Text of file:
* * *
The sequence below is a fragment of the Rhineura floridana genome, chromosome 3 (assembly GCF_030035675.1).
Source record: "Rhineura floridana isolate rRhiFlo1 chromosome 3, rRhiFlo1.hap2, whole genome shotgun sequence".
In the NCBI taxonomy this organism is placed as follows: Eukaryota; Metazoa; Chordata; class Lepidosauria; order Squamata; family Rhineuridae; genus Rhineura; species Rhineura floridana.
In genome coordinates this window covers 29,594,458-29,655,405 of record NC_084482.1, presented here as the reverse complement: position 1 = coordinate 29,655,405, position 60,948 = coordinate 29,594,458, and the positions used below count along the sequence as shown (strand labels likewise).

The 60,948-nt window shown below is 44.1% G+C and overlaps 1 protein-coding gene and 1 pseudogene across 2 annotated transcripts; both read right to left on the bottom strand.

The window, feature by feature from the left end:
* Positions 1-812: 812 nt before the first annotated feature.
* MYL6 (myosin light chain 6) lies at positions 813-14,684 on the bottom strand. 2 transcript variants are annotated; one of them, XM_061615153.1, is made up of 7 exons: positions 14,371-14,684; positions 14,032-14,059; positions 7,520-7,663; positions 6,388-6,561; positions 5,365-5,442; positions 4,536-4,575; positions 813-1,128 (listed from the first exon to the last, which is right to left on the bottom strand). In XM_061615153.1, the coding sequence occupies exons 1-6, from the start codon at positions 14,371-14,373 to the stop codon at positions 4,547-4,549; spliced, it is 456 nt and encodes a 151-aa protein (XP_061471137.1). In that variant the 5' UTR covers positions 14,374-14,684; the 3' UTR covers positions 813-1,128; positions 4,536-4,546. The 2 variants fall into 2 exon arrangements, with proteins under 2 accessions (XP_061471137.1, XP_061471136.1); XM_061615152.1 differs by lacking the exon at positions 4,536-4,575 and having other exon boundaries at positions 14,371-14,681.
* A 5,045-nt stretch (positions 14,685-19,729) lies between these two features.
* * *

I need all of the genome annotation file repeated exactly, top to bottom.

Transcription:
The sequence below is a fragment of the Rhineura floridana genome, chromosome 3 (assembly GCF_030035675.1).
Source record: "Rhineura floridana isolate rRhiFlo1 chromosome 3, rRhiFlo1.hap2, whole genome shotgun sequence".
In the NCBI taxonomy this organism is placed as follows: Eukaryota; Metazoa; Chordata; class Lepidosauria; order Squamata; family Rhineuridae; genus Rhineura; species Rhineura floridana.
In genome coordinates this window covers 29,594,458-29,655,405 of record NC_084482.1, presented here as the reverse complement: position 1 = coordinate 29,655,405, position 60,948 = coordinate 29,594,458, and the positions used below count along the sequence as shown (strand labels likewise).

The 60,948-nt window shown below is 44.1% G+C and overlaps 1 protein-coding gene and 1 pseudogene across 2 annotated transcripts; both read right to left on the bottom strand.

The window, feature by feature from the left end:
* Positions 1-812: 812 nt before the first annotated feature.
* MYL6 (myosin light chain 6) lies at positions 813-14,684 on the bottom strand. 2 transcript variants are annotated; one of them, XM_061615153.1, is made up of 7 exons: positions 14,371-14,684; positions 14,032-14,059; positions 7,520-7,663; positions 6,388-6,561; positions 5,365-5,442; positions 4,536-4,575; positions 813-1,128 (listed from the first exon to the last, which is right to left on the bottom strand). In XM_061615153.1, the coding sequence occupies exons 1-6, from the start codon at positions 14,371-14,373 to the stop codon at positions 4,547-4,549; spliced, it is 456 nt and encodes a 151-aa protein (XP_061471137.1). In that variant the 5' UTR covers positions 14,374-14,684; the 3' UTR covers positions 813-1,128; positions 4,536-4,546. The 2 variants fall into 2 exon arrangements, with proteins under 2 accessions (XP_061471137.1, XP_061471136.1); XM_061615152.1 differs by lacking the exon at positions 4,536-4,575 and having other exon boundaries at positions 14,371-14,681.
* A 5,045-nt stretch (positions 14,685-19,729) lies between these two features.